The Internet and airwaves are overwhelmed by too many messages. You want to cut through the clutter and reach your core client, but how can you do that in a way that is credible, direct, and impactful? The best way is to publish a book.
According to Alan Weiss, bestselling author of How to Establish a Unique Brand in the Consulting Profession, a book is “the best branding technique of them all”—particularly for consultants.
A book lends instant credibility to the author. It is also a powerful communication tool, one that both educates your client and demonstrates the philosophies, tools, and skills you incorporate into your business.
More powerful than a brochure or white paper, a book is an in-depth presentation in a portable format that is always ready to play.
After reading your book, clients and event coordinators know what kind of message you will deliver should they hire you as a consultant or book you as a speaker.
Mary Lou Quinlan—expert marketing consultant, founder of Just Ask a Woman, and author of three books, including her latest release, What She’s Not Telling You—uses her books not only to educate clients, but also to raise her company’s profile. “Thanks to my books, we have attained the highest awareness among our relevant competitors, attracted new clients, penetrated new markets, and garnered paid speeches,” she says.
Retail distribution was not a primary concern for Quinlan. Instead she used the book to reach her target audience, chief marketing officers, by focusing on airport stores and back-of-room sales during speeches and events, and by using the book as a sales tool during initial meetings.
Her strategy worked well, allowing her to expand beyond business firms to major players in the lifestyle industry and helping her secure a spot as a correspondent for CBS News.
Rich Horwath, consultant and founder of the Strategic Thinking Institute, also saw great success following the publication of his book Deep Dive.
Says Horwath, “Since releasing the book I have seen increased name recognition as the thought leader on the topic of strategic thinking; the acquisition of consulting, training, and speaking engagements based on people reading Deep Dive; and an increase of 50 percent in my keynote speaking fees.”
Horwath caters to senior-level executives, so he focused on retail and airport distribution for his book in addition to back-of-room sales.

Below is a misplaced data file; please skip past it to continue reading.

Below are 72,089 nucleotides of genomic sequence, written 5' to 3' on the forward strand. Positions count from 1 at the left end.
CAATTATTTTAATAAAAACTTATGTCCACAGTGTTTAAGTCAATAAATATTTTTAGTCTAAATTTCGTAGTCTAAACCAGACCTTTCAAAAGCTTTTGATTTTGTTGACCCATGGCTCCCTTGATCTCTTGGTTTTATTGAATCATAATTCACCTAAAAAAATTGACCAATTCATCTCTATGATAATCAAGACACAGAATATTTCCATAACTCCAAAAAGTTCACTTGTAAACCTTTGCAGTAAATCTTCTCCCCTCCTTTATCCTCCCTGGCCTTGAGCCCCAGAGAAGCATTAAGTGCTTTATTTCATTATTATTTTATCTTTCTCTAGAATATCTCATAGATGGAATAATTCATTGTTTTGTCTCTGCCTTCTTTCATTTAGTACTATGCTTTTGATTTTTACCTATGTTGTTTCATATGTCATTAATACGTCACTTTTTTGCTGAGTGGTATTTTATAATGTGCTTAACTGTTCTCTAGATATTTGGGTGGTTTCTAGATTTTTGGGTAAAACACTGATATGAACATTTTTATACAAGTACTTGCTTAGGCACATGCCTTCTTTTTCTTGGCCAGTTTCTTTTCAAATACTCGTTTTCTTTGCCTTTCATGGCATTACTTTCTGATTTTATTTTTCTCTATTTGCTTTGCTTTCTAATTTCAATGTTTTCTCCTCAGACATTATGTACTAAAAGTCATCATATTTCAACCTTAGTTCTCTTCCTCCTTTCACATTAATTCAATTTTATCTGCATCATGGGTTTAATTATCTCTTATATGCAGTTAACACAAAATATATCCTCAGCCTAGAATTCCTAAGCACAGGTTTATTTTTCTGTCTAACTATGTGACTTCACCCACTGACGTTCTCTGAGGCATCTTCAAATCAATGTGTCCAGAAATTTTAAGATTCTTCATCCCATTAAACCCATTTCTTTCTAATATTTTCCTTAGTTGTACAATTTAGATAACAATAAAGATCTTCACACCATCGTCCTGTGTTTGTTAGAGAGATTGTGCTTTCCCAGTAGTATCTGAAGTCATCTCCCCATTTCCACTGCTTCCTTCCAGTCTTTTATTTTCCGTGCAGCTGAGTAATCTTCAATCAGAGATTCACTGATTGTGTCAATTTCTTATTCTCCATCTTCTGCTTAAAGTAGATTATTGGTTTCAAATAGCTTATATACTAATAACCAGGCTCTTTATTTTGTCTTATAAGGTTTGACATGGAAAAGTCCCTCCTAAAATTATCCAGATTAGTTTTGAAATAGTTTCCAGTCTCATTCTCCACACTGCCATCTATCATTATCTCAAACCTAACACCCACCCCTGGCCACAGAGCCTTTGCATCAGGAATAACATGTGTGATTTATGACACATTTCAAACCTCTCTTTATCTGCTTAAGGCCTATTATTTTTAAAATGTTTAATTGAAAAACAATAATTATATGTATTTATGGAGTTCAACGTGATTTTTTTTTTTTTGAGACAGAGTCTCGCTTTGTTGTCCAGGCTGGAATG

Since his target client is frequently travelling, Horwath says that “airport locations were critical to generating awareness and demand.”
General retail distribution helped him achieve thought-leader status on a broad level, allowing him to compete with the stalwarts of the industry.
The benefits of a book are numerous, but actually publishing a book is not easy. Consultants considering writing a book should ask themselves the following questions:
- What is your reason for writing the book (to educate, to boost brand awareness, to earn revenue from back-of-room sales, etc.)
- What value will your book bring to the audience? What problem does it solve?
- Why are you the best person to deliver this message?
- How is your book or message different from what’s already out there?
A book is an extension of your consulting practice. Just as with any business decision, you should research your options very carefully before signing on with a publisher or distributor.
Make sure the publisher understands and can help you meet your goals. Verify their reputation and ability to deliver the services and results you need.
Above all, determine what level of control you want, how much time and money you are willing and able to invest, and what you want the book to do for you both in the short term and long term before committing to a contract.
Today’s post is by Clint Greenleaf, the founder and CEO of Greenleaf Book Group. GBG, an Inc 500 Company, is a leading publisher and distributor with several New York Times and Wall Street Journal bestsellers. Clint (a CPA) sits on the University of Texas Libraries Board, is a board member of AOL Small Business, and has been featured in the Wall Street Journal, Inc magazine, Fox Business, MSBNC, Money magazine, Forbes, and Entrepreneur. Clint speaks about publishing and entrepreneurship across the country at conferences, seminars, and schools.